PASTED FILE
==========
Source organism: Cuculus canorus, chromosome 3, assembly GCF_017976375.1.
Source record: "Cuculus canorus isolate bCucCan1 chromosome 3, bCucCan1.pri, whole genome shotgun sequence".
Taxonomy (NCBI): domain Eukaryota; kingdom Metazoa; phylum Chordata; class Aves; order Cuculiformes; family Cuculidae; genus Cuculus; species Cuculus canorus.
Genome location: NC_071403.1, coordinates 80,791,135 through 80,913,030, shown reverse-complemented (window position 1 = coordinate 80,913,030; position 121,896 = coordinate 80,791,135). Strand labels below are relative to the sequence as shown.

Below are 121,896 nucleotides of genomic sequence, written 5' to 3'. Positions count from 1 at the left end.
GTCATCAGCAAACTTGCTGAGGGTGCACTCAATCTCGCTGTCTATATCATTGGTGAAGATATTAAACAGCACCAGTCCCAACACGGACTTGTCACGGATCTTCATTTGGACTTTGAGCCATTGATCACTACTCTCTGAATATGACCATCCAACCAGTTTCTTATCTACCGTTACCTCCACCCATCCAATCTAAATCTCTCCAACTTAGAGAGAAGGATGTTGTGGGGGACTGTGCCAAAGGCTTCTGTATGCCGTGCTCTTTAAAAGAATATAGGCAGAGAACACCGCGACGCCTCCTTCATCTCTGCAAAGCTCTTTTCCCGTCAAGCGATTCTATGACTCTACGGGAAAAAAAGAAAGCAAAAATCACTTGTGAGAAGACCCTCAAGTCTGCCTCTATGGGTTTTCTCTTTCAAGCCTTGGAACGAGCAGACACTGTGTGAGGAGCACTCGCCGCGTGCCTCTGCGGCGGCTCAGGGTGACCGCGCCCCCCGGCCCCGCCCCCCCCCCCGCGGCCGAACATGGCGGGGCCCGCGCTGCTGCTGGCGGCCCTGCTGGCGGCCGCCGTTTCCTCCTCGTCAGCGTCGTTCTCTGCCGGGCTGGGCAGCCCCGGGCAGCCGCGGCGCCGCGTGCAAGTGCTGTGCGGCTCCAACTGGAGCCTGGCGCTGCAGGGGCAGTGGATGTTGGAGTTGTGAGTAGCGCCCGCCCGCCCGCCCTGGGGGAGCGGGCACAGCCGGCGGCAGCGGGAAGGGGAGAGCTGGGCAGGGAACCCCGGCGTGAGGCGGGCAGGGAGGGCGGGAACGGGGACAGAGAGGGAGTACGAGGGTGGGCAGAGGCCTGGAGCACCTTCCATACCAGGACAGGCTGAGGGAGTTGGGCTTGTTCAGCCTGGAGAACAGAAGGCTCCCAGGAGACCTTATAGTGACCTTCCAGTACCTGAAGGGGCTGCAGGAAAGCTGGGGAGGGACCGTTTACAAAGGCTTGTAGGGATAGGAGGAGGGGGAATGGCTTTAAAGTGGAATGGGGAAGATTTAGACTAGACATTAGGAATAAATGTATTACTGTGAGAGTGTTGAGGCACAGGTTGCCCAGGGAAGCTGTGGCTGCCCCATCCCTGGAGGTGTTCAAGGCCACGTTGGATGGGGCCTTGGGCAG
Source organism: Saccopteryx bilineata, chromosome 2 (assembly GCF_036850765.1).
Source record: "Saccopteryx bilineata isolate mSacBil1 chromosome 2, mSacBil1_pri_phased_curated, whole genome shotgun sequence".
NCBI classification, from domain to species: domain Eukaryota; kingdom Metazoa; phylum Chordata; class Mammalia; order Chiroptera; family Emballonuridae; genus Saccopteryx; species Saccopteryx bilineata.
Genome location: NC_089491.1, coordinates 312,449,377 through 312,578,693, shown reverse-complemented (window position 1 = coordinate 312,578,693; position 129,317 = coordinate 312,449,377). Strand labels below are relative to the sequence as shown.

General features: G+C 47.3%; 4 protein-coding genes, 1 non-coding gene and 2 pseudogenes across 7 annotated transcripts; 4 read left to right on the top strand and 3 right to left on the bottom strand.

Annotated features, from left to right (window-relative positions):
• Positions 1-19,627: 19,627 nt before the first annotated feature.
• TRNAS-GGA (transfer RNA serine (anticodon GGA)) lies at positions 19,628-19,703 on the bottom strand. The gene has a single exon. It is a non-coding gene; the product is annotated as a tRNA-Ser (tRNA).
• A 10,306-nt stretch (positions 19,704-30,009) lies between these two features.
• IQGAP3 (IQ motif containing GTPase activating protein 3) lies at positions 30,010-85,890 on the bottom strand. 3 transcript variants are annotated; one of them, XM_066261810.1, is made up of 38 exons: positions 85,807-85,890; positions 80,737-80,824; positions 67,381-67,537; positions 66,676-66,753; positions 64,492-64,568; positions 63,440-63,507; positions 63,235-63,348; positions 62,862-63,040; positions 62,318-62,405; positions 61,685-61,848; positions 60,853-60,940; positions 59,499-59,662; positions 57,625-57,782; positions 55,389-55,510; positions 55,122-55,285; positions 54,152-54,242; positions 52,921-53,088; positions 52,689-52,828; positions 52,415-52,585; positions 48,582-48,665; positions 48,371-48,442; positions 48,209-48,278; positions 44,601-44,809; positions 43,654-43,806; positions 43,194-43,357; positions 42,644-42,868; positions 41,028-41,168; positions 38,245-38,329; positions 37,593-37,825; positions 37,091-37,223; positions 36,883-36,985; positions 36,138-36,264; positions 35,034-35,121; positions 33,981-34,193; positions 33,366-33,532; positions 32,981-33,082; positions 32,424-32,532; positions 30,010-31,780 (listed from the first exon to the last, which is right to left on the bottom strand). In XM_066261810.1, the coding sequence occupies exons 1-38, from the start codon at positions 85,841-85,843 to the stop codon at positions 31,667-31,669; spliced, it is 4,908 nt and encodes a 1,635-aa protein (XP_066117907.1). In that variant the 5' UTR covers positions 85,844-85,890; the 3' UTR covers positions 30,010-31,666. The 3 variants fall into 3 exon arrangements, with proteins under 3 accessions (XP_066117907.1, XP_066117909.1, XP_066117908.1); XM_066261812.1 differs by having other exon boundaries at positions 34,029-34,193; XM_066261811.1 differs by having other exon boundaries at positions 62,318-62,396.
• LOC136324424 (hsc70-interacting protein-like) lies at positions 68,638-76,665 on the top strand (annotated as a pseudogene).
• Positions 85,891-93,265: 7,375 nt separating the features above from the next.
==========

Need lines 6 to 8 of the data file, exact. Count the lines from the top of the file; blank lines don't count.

GTCATCAGCAAACTTGCTGAGGGTGCACTCAATCTCGCTGTCTATATCATTGGTGAAGATATTAAACAGCACCAGTCCCAACACGGACTTGTCACGGATCTTCATTTGGACTTTGAGCCATTGATCACTACTCTCTGAATATGACCATCCAACCAGTTTCTTATCTACCGTTACCTCCACCCATCCAATCTAAATCTCTCCAACTTAGAGAGAAGGATGTTGTGGGGGACTGTGCCAAAGGCTTCTGTATGCCGTGCTCTTTAAAAGAATATAGGCAGAGAACACCGCGACGCCTCCTTCATCTCTGCAAAGCTCTTTTCCCGTCAAGCGATTCTATGACTCTACGGGAAAAAAAGAAAGCAAAAATCACTTGTGAGAAGACCCTCAAGTCTGCCTCTATGGGTTTTCTCTTTCAAGCCTTGGAACGAGCAGACACTGTGTGAGGAGCACTCGCCGCGTGCCTCTGCGGCGGCTCAGGGTGACCGCGCCCCCCGGCCCCGCCCCCCCCCCCGCGGCCGAACATGGCGGGGCCCGCGCTGCTGCTGGCGGCCCTGCTGGCGGCCGCCGTTTCCTCCTCGTCAGCGTCGTTCTCTGCCGGGCTGGGCAGCCCCGGGCAGCCGCGGCGCCGCGTGCAAGTGCTGTGCGGCTCCAACTGGAGCCTGGCGCTGCAGGGGCAGTGGATGTTGGAGTTGTGAGTAGCGCCCGCCCGCCCGCCCTGGGGGAGCGGGCACAGCCGGCGGCAGCGGGAAGGGGAGAGCTGGGCAGGGAACCCCGGCGTGAGGCGGGCAGGGAGGGCGGGAACGGGGACAGAGAGGGAGTACGAGGGTGGGCAGAGGCCTGGAGCACCTTCCATACCAGGACAGGCTGAGGGAGTTGGGCTTGTTCAGCCTGGAGAACAGAAGGCTCCCAGGAGACCTTATAGTGACCTTCCAGTACCTGAAGGGGCTGCAGGAAAGCTGGGGAGGGACCGTTTACAAAGGCTTGTAGGGATAGGAGGAGGGGGAATGGCTTTAAAGTGGAATGGGGAAGATTTAGACTAGACATTAGGAATAAATGTATTACTGTGAGAGTGTTGAGGCACAGGTTGCCCAGGGAAGCTGTGGCTGCCCCATCCCTGGAGGTGTTCAAGGCCACGTTGGATGGGGCCTTGGGCAG
Source organism: Saccopteryx bilineata, chromosome 2 (assembly GCF_036850765.1).
Source record: "Saccopteryx bilineata isolate mSacBil1 chromosome 2, mSacBil1_pri_phased_curated, whole genome shotgun sequence".